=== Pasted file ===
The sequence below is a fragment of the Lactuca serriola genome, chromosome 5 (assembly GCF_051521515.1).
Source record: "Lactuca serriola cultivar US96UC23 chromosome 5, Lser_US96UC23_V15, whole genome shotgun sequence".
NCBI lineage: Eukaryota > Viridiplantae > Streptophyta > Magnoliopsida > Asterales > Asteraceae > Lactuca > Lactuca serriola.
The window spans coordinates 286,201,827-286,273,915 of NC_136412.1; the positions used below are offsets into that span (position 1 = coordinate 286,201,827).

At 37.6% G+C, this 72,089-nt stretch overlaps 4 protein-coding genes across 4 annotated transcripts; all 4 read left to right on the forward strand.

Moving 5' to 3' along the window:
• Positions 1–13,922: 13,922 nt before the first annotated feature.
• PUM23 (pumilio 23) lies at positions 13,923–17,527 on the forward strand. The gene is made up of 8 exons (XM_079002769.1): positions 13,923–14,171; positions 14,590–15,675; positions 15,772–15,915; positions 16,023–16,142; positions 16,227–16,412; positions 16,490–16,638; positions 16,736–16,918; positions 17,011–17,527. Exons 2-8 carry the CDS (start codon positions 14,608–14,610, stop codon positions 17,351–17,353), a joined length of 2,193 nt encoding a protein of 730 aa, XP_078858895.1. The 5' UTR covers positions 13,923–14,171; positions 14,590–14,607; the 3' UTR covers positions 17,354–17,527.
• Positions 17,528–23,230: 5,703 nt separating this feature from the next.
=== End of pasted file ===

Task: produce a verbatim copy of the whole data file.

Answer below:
The sequence below is a fragment of the Lactuca serriola genome, chromosome 5 (assembly GCF_051521515.1).
Source record: "Lactuca serriola cultivar US96UC23 chromosome 5, Lser_US96UC23_V15, whole genome shotgun sequence".
NCBI lineage: Eukaryota > Viridiplantae > Streptophyta > Magnoliopsida > Asterales > Asteraceae > Lactuca > Lactuca serriola.
The window spans coordinates 286,201,827-286,273,915 of NC_136412.1; the positions used below are offsets into that span (position 1 = coordinate 286,201,827).

At 37.6% G+C, this 72,089-nt stretch overlaps 4 protein-coding genes across 4 annotated transcripts; all 4 read left to right on the forward strand.

Moving 5' to 3' along the window:
• Positions 1–13,922: 13,922 nt before the first annotated feature.
• PUM23 (pumilio 23) lies at positions 13,923–17,527 on the forward strand. The gene is made up of 8 exons (XM_079002769.1): positions 13,923–14,171; positions 14,590–15,675; positions 15,772–15,915; positions 16,023–16,142; positions 16,227–16,412; positions 16,490–16,638; positions 16,736–16,918; positions 17,011–17,527. Exons 2-8 carry the CDS (start codon positions 14,608–14,610, stop codon positions 17,351–17,353), a joined length of 2,193 nt encoding a protein of 730 aa, XP_078858895.1. The 5' UTR covers positions 13,923–14,171; positions 14,590–14,607; the 3' UTR covers positions 17,354–17,527.
• Positions 17,528–23,230: 5,703 nt separating this feature from the next.